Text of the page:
Once the meals have steeped for 24 hours, pull up the bag and wring it out. Repurpose the spent meals by adding them to your compost pile, spread in your garden bed, or around the base of a shrub or tree! Last but not least, it is time to water plants with the tea. Use it soon after you remove the tea bag. Just as with the sprouted seed teas, there isn’t really a set amount. Simply give it to them as if it were their routine water. Repeat this process up to once every week or two.

Three images. A close up of measuring cups with alfalfa and kelp meal hovering over a 5-gallon bucket. Then the meals are added to a one-gallon paint strainer. In the last photo, it is being dunked in the bucket, and the water is turning from clear to yellowish. The setting is on a patio garden.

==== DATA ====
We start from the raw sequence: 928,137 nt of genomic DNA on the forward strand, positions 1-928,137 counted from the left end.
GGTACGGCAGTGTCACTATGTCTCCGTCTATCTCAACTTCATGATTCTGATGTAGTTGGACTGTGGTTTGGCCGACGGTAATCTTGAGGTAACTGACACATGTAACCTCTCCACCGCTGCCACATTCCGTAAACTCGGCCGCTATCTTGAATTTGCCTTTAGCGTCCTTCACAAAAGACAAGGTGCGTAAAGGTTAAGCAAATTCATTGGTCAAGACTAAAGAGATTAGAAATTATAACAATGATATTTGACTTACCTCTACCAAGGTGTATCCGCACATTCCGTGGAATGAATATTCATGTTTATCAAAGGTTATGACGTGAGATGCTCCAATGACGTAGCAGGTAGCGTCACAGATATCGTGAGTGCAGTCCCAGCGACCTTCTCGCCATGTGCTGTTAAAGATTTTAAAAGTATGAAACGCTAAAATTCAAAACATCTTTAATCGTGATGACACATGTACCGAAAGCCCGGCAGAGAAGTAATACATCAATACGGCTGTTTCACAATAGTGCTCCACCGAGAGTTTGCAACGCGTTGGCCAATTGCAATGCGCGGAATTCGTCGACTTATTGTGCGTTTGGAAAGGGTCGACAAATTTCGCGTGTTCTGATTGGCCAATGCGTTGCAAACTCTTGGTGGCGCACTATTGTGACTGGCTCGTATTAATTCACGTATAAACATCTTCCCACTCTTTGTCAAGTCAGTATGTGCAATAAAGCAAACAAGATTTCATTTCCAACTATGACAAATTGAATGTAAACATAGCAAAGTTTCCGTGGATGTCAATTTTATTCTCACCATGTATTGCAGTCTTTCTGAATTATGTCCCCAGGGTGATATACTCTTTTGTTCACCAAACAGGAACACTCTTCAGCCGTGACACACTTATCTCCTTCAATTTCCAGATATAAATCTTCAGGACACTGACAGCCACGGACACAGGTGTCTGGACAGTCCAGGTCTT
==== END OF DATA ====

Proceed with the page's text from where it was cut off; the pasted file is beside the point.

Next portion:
Making an alfalfa and kelp meal botanical tea.
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Compost Tea

The last type of tea that I want to mention here is a personal favorite of mine: compost tea. We make actively aerated compost tea from worm castings to feed our garden every couple of months – not just the cannabis! I recently published an article alllll about aerated compost tea, including step-by-step instructions and a demo video about how to make it. Check out this post to learn more! I am not going to rehash all the nitty gritty details here.

Compost tea provides your plants more than just nutrients. Unlike the other types of teas described today, aerated compost tea is biologically active and FULL of beneficial microbes like bacteria, fungi, nematodes, and more.